Mix the Sauce in a large pot with the sautéed onions and garlic, the mashed potatoes, the creamer and the broth. Use an immersion blender right in the pot to make it smooth.  (Otherwise, you will have to blend the mixture together in a regular blender in two batches and return it to the pot.) Bring to a simmer, turn down and simmer, partially covered for about 10 minutes.  Add more vegan creamer or plant based milk if it's too thick for your taste.

Serves hot with plenty of vegan "bacon bits" on top and a sprinkle of smoked paprika and green onions.

Nutrition Facts
Nutrition (per serving, with no garnishes):
335 calories, 59 calories from fat, 6.9g total fat, Saturated Fat 0.87g, Monounsaturated Fat 3.02g, Polyunsaturated Fat 1.71g, Trans Fatty Acids 0g, 0mg cholesterol, 657.5mg sodium, 1550.9mg potassium, 58.1g carbohydrates, 6.2g fiber, 4.3g sugar, 12.3g protein.

Compare the recipe above with this fairly standard non-vegan version of the soup from :
510 calories, 360 calories from fat, 40g Total fat, 23g saturated fat, 12g Monounsaturated fat, 2g Polyunsaturated fat, 188 mg cholesterol, 1056mg sodium, 610mg Potassium,  22g carbohydrates, 2g fiber, 2g sugar, 17g protein.


Monday, October 12, 2015


Best Blog Tips

Leave it to Kathy Hester to come up with a book full of easy-peasy, healthful, inspired vegan recipes for time-challenged cooks!  Kathy is the author of four previous books and blogs at This new book contains 80 recipes that are full of healthful ingredients (lots of beans-- a plus, in my opinion!) and many inspired by cuisines of other cultures.  She has a chapter of "Make-Ahead Staples", which is really handy, and everything from Soups, Stews, Pasta, Stir-fries, and other Mains, followed by more recipes for easy Sandwich Fillings and Spreads, Sides, and of course, Desserts and Drinks. The recipes are low-oil and there are many GF and soy-free recipes and options, as well.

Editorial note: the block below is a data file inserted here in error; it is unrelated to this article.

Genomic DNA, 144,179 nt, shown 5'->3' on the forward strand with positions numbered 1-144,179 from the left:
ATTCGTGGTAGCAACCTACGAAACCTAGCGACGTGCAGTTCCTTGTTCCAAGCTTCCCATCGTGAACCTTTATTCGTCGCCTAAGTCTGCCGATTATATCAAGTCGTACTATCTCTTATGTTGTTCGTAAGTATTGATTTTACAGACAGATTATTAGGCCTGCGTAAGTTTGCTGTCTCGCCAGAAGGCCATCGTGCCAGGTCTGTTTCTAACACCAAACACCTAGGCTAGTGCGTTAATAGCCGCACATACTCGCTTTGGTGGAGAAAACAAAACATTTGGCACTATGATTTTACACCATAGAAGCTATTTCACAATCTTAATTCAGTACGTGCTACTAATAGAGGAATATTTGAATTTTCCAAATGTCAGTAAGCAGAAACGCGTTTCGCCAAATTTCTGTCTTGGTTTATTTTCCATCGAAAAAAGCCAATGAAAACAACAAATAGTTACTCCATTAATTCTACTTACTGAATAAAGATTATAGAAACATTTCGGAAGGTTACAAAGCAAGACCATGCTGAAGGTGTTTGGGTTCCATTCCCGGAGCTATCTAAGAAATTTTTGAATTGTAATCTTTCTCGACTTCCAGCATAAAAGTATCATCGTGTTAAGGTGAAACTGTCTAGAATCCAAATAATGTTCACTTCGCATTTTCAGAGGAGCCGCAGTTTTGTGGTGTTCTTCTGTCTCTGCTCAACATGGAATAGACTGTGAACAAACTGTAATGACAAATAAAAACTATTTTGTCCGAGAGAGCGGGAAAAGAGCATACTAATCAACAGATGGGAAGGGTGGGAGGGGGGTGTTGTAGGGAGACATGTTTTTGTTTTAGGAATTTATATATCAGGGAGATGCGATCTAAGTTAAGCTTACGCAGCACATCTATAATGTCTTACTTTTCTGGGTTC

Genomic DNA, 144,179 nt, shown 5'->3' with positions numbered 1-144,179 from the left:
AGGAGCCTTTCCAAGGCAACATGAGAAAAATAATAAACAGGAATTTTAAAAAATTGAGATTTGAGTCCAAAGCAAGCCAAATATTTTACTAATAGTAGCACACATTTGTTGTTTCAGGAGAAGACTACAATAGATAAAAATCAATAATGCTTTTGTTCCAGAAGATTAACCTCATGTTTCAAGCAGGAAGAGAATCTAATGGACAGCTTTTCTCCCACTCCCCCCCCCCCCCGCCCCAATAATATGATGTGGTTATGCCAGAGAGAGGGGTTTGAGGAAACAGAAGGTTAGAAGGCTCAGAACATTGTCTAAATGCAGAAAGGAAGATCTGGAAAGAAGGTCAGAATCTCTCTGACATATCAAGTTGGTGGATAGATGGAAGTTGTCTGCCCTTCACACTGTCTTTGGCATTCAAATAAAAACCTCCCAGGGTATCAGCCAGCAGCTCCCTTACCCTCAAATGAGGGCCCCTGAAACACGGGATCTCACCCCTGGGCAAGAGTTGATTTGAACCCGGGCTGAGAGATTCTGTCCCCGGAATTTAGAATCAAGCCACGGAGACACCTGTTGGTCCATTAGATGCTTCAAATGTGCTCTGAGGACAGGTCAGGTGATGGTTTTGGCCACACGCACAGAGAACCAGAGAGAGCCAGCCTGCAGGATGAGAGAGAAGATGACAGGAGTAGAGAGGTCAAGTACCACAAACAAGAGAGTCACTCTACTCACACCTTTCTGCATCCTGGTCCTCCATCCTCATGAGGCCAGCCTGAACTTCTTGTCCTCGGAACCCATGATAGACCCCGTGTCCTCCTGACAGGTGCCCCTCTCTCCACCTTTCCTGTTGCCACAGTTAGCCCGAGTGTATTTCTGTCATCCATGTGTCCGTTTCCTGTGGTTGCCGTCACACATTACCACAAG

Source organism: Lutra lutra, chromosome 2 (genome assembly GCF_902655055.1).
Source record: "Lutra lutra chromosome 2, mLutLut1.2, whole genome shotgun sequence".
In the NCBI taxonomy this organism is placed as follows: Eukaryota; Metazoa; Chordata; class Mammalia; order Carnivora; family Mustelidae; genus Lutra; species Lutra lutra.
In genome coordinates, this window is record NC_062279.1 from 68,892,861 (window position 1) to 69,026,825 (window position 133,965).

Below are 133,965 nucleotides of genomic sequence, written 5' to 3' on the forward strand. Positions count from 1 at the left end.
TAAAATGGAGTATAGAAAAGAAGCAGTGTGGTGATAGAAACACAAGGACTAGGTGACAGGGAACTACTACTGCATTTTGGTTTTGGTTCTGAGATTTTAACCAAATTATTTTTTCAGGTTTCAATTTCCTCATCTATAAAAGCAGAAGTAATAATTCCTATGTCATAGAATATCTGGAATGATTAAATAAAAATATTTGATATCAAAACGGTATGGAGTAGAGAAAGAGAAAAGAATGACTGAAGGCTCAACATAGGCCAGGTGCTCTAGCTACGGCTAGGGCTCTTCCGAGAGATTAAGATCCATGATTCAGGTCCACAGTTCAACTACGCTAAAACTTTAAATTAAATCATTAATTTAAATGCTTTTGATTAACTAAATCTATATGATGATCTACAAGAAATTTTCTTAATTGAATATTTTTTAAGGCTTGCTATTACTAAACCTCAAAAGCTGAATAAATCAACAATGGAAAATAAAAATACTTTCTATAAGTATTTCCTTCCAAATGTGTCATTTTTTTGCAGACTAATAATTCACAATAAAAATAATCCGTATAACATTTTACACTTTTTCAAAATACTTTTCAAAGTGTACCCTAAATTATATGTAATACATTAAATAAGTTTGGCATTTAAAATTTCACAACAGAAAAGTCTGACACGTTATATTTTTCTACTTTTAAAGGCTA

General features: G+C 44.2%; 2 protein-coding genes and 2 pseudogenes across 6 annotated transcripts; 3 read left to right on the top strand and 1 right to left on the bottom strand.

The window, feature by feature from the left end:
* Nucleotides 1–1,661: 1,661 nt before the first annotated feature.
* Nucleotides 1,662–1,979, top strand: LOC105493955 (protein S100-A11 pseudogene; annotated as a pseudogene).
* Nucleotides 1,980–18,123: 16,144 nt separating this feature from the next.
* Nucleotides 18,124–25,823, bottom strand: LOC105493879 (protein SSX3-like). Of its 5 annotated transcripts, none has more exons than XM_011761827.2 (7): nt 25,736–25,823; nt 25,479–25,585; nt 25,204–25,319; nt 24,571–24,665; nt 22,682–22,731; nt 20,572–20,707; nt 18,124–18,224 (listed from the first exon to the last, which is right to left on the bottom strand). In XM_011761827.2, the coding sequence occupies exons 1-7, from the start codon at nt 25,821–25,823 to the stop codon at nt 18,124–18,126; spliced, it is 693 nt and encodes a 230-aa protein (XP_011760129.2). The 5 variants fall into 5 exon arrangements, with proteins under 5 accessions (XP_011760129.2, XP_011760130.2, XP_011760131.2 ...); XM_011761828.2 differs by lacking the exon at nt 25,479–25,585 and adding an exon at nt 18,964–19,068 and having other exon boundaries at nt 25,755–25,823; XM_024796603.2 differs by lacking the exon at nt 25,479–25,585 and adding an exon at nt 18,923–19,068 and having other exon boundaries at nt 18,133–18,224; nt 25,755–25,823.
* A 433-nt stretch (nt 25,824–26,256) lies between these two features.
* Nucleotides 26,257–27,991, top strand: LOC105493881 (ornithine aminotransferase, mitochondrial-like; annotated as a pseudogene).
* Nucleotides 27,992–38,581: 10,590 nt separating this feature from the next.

I had a hard time selecting the recipe to try for this post on Kathy's blog tour, but I'm so glad I chose this soup recipe.  We had our vegan Canadian Thanksgiving feast (12 of us) last night and over-ate, of course. This easy, light and delectable soup (and I love corn so much!) is the perfect simple-but-delectable day-after-feasting meal. The chopped mushrooms in the broth give it wonderful flavor.

Congratulations on another winner, Kathy!

KATHY HESTER'S ASIAN CORN CABBAGE SOUP (From "The Easy Vegan Cookbook", with permission from Page Street Publishing)
• gluten-free option** • oil-free option* • soy-free option**
This soup isn’t the prettiest, but the taste is bold and delicious. This recipe is my favorite way to use up the extra cabbage from my CSA.

½ small onion, minced
1 tablespoon (15 ml) olive oil (*or sauté in water)
2 cloves garlic, minced
1½ cups (105 g) minced mushrooms
Pinch of salt
2 to 3 teaspoons (10-15 g) minced ginger
4 cups (356 g) chopped cabbage
2 cups (282 g) corn kernels (frozen or fresh)
4 cups (946 ml) water
1 tablespoon (5 g) nutritional yeast
2 teaspoons (10 ml) vegetable bouillon
1 teaspoon sesame oil
½ to 1 teaspoon sriracha sauce
1 teaspoon light soy sauce (**or use coconut aminos)

STOVE-TOP METHOD (This is the method I used.)
Sauté the onion in oil (*or water) until it’s translucent, then add the garlic and cook 1 more minute. Add mushrooms and a pinch of salt. Sauté until the mushrooms have cooked down and released their liquid, about 10 minutes. Add everything except sesame, sriracha and soy sauce (**or coconut aminos) to the pot and cook until the cabbage is tender, about 15 minutes. Before serving, add sesame, sriracha and soy sauce (**or coconut aminos). Adjust seasonings if needed. (NOTE from Bryanna: I used 3 teaspoons of vegan broth paste [Better Than Bouillon No-Chicken vegan Broth Paste] and 2 teaspoons of soy sauce.)

To prep the night before, sauté the onion in oil (*or water) until it’s translucent, then add the garlic and cook one more minute. Add mushrooms and a pinch of salt. Sauté until the mushrooms have cooked down and released their liquid. Store the cooked mixture with cut cabbage and corn in the refrigerator overnight. In the morning, add everything except sesame, sriracha and soy sauce (**or coconut aminos) to your 4-quart (4-L) slow cooker. Cook 7 to 9 hours on low. Before serving, add sesame, sriracha and soy sauce (**or coconut aminos). Adjust seasonings if needed.

Per serving with oil: Calories 156.8, protein 5.5 g, total fat 5.8 g, carbohydrates 22.4 g, sodium 41.8 mg, fiber 4.9 g

TIP: Cheater Slow Cooker Shortcut: Skip the onion sauté and use ½ teaspoon of onion powder instead. Then add the raw mushrooms into the slow cooker for a throw-it-all-in-and-go meal!


Tuesday, September 29, 2015


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Soup is the ultimate comfort food in most cultures. In Peru it is part of the their  culinary history and tradition, eaten at home as main dish, and even for breakfast. (I am partial to soup for breakfast, I must confess.)